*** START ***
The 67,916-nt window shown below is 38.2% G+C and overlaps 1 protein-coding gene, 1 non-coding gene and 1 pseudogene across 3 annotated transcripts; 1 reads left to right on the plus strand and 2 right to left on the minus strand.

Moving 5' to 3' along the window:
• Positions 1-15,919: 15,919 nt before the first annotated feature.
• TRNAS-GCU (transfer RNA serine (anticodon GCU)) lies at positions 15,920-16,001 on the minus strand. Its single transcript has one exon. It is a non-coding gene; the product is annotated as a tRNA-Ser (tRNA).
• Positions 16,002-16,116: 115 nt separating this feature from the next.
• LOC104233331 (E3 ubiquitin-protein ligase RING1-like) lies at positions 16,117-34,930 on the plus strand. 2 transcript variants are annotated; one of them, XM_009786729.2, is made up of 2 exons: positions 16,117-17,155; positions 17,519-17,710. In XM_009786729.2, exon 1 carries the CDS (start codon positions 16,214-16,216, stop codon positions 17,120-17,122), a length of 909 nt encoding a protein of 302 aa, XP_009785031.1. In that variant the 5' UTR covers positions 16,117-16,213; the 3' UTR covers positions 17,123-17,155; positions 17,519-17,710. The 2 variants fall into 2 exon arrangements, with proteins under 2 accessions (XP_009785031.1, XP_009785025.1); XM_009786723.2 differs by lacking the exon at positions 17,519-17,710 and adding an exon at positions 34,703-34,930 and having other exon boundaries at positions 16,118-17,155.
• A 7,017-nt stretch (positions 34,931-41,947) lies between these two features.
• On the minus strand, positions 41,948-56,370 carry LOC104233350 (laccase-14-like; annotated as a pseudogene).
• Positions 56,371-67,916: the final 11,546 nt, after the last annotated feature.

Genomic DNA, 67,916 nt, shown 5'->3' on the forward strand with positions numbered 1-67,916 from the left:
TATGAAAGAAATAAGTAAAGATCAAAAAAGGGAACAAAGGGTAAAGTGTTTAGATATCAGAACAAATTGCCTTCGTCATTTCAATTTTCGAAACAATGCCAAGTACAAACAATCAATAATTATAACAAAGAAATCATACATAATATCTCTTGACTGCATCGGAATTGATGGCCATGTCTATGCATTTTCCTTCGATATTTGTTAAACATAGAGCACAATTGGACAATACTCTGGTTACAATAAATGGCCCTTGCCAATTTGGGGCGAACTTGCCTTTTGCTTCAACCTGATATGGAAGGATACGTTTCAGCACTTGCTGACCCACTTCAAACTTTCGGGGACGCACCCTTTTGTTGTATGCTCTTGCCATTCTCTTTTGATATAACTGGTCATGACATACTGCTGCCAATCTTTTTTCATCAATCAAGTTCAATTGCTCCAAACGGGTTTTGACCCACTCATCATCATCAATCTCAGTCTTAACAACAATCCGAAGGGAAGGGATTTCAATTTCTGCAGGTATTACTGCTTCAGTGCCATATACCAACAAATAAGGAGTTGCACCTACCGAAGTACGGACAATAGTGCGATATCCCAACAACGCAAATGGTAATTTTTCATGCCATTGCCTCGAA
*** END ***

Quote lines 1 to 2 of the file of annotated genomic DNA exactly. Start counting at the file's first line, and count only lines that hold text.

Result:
The 67,916-nt window shown below is 38.2% G+C and overlaps 1 protein-coding gene, 1 non-coding gene and 1 pseudogene across 3 annotated transcripts; 1 reads left to right on the plus strand and 2 right to left on the minus strand.

Moving 5' to 3' along the window: